Before the operation of the transistor in specific circuits is covered, it is important to discuss briefly the current rectification obtained when the metal point electrode makes contact with the germanium-crystal surface.

When this contact occurs, a nonlinear relationship exists between a voltage applied to and the current flowing through the point of contact. A so-called "barrier" (eine Sperre) to the flow of current will be present or absent depending upon the polarity of the voltage applied to the metal point.

For instance, if a metal point contacts the surface of an "n"-type germanium, the barrier will be absent and a large forward current will flow if the metal point is biased positively with respect to the crystal.

If the point is biased negatively with respect to the crystal, the barrier will be present and only a small reverse current will flow. If the germanium is a "p"-type, the forward current will flow when the point is biased negatively with respect to the crystal.

One explanation of this barrier is that it is a very thin layer at the surface of the crystal which acts as an insulating layer. If the germanium resistivity is too low, this insulating barrier at the surface does not exist because of the large number of current carriers present both in the interior and on the surface of the germanium, and poor rectification results.

Der Verstärkungsfaktor (current amplification factor)

FIG. 18. Transistor amplifier circuit.

Fig. 18 is a diagram of a transistor amplifier circuit utilizing the "n"-type transistor. In this circuit the collector is biased negatively with respect to the base. The emitter, also shown in Fig. 18, is biased positively with respect to the base.

If we first assume that no voltage is applied to the emitter, the collector will draw approximately 0.5 milliampere if a negative voltage of 25 volts is applied to the collector contact. Then, if a positive voltage is applied to the emitter contact, electrons will be drawn into the emitter and a flow of holes from the emitter will be attracted to the negative field of the collector, thereby increasing the collector current appreciably.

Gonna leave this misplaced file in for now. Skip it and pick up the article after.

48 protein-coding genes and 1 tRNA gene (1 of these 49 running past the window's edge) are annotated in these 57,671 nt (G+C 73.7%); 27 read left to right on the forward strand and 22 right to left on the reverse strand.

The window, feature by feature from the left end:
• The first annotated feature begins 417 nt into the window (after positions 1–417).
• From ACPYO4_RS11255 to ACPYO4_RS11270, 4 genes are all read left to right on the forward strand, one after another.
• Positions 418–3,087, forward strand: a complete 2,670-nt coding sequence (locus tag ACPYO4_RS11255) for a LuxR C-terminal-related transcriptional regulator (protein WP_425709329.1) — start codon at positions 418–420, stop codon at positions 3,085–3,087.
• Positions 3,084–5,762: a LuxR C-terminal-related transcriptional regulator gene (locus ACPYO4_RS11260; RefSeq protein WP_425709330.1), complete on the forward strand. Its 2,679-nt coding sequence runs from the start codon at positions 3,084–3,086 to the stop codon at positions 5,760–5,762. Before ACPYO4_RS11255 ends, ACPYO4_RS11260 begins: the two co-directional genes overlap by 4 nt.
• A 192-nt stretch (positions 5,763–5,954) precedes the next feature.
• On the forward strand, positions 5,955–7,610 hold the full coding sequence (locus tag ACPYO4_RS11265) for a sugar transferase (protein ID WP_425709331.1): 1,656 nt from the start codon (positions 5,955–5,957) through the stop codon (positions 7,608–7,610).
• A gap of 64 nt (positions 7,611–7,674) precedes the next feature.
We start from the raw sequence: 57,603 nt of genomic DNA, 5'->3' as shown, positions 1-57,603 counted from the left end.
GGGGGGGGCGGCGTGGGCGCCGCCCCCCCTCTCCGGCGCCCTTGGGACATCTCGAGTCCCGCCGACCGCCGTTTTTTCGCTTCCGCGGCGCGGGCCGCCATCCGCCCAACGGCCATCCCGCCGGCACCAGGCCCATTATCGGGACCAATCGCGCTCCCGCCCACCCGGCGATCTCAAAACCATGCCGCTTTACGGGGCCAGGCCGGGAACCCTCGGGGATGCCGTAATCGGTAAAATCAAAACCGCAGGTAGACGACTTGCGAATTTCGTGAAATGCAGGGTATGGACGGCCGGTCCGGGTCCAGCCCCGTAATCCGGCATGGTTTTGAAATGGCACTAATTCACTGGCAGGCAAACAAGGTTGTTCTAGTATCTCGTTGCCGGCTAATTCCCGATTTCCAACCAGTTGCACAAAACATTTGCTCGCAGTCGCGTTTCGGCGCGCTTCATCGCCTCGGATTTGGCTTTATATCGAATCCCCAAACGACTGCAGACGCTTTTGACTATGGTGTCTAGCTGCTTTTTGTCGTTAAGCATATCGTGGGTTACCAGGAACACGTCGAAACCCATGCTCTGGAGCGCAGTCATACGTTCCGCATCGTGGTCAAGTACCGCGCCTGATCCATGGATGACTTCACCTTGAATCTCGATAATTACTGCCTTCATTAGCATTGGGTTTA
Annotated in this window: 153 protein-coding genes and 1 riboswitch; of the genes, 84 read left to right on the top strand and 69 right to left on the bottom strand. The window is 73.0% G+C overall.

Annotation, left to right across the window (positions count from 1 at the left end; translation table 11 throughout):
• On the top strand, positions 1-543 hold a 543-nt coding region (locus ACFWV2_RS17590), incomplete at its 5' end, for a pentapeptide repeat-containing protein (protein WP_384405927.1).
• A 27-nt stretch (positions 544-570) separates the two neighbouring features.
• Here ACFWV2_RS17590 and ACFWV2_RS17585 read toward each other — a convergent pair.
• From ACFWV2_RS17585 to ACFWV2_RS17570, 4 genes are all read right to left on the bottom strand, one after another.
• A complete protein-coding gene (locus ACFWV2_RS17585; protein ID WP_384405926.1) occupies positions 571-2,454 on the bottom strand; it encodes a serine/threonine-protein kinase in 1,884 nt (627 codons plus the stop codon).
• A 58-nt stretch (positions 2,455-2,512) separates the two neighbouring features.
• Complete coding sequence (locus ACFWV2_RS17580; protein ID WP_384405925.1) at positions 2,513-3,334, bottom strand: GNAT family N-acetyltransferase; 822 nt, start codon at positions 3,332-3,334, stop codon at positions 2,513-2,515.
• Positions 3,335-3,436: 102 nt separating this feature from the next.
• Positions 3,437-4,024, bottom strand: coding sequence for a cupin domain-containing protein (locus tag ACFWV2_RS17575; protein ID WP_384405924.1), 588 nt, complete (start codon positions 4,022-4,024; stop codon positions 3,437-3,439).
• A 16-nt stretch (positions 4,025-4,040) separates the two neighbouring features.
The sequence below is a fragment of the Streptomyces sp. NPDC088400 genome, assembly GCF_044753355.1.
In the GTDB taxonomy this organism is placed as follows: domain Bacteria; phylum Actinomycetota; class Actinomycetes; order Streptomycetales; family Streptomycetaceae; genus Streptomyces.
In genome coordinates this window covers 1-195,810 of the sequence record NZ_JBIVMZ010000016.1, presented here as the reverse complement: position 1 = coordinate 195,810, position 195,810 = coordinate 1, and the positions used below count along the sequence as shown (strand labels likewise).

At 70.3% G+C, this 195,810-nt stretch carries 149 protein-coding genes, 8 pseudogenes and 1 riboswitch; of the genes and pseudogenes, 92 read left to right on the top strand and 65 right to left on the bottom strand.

Now, with both the emitter and collector drawing current, a small signal voltage is applied to the transistor as indicated in the circuit diagram. As the applied voltage swings positive, the emitter current will increase, thereby increasing the collector current by supplying additional holes.

On the negative swing of the signal voltage, the collector current will decrease. If the assumption is made that every unit of hole current which leaves the emitter reaches the collector, it follows that a small change in emitter current will result in an equivalent change in collector current, producing a current amplification factor of one.

Die Definition des Verstärkungsfaktors

The current amplification factor is defined as the ratio of the change in collector current to a change in emitter current when the collector voltage is maintained constant.

A very significant characteristic of the transistor, however, is that this current amplification factor may actually be two or greater. Factors greater than unity are made possible by the electrical "forming" process.

One explanation of the results of this process is that a space charge of holes is formed around the collector point. It appears that this positive charge increases the electron flow from the metal collector to the germanium and account for the increased current amplification. *1)
*1) Shockley. W: "Electrons and Holes in Semiconductors." I). Van Nostrand, 1950.

The transistor amplifies not only input current, but also power. Because the emitter is biased in the forward direction, only a small impedance to the flow of current exists; therefore, the input impedance of the transistor is fairly low, on the order of 500 ohms. The collector, on the other hand, is biased in the reverse direction; it offers a higher impedance, therefore, to the flow of current.

The collector resistance comprises the greatest portion of the output impedance of the transistor. The load resistance, to provide a proper impedance match, must be fairly high, on the order of 10,000 to 20,000 ohms. With the input signal applied to the transistor at a low impedance and the output taken from a high impedance, power amplification results.

In the "p"-type transistor, electrons are emitted from a negatively biased emitter and are collected at a positively biased collector. In general, the "p"-type transistor has characteristics similar to the "n"-type unit, except that in operation all battery polarities are reversed.